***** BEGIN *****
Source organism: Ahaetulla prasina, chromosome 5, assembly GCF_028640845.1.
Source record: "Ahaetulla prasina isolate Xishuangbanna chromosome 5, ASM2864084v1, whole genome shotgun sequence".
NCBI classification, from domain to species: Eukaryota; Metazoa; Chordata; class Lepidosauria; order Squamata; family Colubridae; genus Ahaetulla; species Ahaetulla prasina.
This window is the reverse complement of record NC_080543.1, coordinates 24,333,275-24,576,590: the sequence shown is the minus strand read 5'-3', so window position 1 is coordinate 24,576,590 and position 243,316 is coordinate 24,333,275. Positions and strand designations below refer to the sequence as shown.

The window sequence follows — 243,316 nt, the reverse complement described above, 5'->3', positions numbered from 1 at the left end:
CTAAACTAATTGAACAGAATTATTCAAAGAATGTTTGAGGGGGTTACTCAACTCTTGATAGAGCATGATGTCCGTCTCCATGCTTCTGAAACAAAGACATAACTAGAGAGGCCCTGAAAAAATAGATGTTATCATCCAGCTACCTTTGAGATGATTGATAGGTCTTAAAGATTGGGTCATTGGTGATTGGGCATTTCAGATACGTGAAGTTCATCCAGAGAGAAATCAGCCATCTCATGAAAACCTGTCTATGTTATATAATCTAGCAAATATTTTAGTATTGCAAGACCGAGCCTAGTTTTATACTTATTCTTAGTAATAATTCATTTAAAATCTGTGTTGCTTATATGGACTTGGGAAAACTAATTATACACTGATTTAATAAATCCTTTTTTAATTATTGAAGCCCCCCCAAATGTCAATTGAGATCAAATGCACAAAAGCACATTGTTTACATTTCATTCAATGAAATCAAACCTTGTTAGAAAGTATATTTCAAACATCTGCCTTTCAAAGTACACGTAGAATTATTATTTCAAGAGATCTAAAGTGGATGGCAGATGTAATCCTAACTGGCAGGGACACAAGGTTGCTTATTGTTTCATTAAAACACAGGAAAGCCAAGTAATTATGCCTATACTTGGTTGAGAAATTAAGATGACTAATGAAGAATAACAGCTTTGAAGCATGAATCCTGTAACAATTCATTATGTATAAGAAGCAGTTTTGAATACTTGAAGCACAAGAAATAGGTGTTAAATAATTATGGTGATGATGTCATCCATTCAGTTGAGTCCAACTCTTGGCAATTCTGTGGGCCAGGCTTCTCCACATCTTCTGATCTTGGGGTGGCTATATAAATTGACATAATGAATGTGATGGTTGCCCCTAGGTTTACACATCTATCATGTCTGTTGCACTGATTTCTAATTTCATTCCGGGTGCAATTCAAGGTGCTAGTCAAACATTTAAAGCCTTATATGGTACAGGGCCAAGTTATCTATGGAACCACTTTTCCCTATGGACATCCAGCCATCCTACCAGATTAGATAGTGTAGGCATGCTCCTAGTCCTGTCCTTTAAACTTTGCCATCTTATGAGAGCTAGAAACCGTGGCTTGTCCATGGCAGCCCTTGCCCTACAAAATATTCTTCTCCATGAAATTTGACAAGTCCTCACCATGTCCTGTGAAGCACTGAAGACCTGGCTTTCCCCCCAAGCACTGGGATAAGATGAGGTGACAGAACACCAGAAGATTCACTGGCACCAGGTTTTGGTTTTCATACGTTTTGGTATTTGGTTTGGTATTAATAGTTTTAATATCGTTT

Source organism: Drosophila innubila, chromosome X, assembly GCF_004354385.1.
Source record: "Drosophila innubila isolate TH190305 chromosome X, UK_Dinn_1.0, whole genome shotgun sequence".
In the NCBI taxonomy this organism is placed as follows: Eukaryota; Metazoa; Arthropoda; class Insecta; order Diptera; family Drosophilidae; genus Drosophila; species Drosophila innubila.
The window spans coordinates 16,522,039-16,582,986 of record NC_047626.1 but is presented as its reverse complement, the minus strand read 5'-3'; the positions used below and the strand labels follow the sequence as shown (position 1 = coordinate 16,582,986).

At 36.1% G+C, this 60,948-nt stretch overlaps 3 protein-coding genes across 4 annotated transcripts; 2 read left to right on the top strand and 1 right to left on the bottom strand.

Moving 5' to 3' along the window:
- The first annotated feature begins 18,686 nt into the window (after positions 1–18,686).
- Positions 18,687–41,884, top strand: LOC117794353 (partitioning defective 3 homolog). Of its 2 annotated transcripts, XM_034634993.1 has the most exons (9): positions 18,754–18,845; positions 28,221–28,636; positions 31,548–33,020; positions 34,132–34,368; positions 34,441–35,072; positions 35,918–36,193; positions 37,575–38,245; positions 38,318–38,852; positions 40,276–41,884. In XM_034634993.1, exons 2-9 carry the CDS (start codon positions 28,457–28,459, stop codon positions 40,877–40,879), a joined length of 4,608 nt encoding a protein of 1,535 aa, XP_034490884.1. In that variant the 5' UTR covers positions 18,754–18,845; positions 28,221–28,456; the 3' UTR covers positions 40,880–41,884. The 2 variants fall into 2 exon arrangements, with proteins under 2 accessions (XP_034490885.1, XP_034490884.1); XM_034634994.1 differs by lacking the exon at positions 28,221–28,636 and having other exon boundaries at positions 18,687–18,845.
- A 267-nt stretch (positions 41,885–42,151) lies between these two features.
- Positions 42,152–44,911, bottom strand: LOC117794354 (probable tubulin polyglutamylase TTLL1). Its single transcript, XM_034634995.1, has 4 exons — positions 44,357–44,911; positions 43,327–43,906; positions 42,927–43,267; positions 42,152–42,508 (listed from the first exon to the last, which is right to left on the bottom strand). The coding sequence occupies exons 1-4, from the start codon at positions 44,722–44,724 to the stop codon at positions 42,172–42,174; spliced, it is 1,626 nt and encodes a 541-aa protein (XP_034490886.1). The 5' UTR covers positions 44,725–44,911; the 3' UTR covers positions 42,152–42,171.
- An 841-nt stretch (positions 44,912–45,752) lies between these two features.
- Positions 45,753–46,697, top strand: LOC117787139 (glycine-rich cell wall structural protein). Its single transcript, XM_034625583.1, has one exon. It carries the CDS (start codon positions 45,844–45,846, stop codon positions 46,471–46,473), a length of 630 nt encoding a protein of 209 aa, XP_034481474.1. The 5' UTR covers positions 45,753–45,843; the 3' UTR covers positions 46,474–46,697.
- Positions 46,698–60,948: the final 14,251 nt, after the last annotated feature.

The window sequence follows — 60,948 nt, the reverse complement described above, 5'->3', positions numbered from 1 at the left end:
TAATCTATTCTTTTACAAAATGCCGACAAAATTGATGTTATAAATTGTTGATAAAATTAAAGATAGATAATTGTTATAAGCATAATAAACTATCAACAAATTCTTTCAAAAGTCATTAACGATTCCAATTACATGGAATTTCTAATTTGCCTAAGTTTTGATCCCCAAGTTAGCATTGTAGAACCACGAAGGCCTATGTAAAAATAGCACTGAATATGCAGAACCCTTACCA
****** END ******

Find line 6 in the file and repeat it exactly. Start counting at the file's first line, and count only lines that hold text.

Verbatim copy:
CTAAACTAATTGAACAGAATTATTCAAAGAATGTTTGAGGGGGTTACTCAACTCTTGATAGAGCATGATGTCCGTCTCCATGCTTCTGAAACAAAGACATAACTAGAGAGGCCCTGAAAAAATAGATGTTATCATCCAGCTACCTTTGAGATGATTGATAGGTCTTAAAGATTGGGTCATTGGTGATTGGGCATTTCAGATACGTGAAGTTCATCCAGAGAGAAATCAGCCATCTCATGAAAACCTGTCTATGTTATATAATCTAGCAAATATTTTAGTATTGCAAGACCGAGCCTAGTTTTATACTTATTCTTAGTAATAATTCATTTAAAATCTGTGTTGCTTATATGGACTTGGGAAAACTAATTATACACTGATTTAATAAATCCTTTTTTAATTATTGAAGCCCCCCCAAATGTCAATTGAGATCAAATGCACAAAAGCACATTGTTTACATTTCATTCAATGAAATCAAACCTTGTTAGAAAGTATATTTCAAACATCTGCCTTTCAAAGTACACGTAGAATTATTATTTCAAGAGATCTAAAGTGGATGGCAGATGTAATCCTAACTGGCAGGGACACAAGGTTGCTTATTGTTTCATTAAAACACAGGAAAGCCAAGTAATTATGCCTATACTTGGTTGAGAAATTAAGATGACTAATGAAGAATAACAGCTTTGAAGCATGAATCCTGTAACAATTCATTATGTATAAGAAGCAGTTTTGAATACTTGAAGCACAAGAAATAGGTGTTAAATAATTATGGTGATGATGTCATCCATTCAGTTGAGTCCAACTCTTGGCAATTCTGTGGGCCAGGCTTCTCCACATCTTCTGATCTTGGGGTGGCTATATAAATTGACATAATGAATGTGATGGTTGCCCCTAGGTTTACACATCTATCATGTCTGTTGCACTGATTTCTAATTTCATTCCGGGTGCAATTCAAGGTGCTAGTCAAACATTTAAAGCCTTATATGGTACAGGGCCAAGTTATCTATGGAACCACTTTTCCCTATGGACATCCAGCCATCCTACCAGATTAGATAGTGTAGGCATGCTCCTAGTCCTGTCCTTTAAACTTTGCCATCTTATGAGAGCTAGAAACCGTGGCTTGTCCATGGCAGCCCTTGCCCTACAAAATATTCTTCTCCATGAAATTTGACAAGTCCTCACCATGTCCTGTGAAGCACTGAAGACCTGGCTTTCCCCCCAAGCACTGGGATAAGATGAGGTGACAGAACACCAGAAGATTCACTGGCACCAGGTTTTGGTTTTCATACGTTTTGGTATTTGGTTTGGTATTAATAGTTTTAATATCGTTT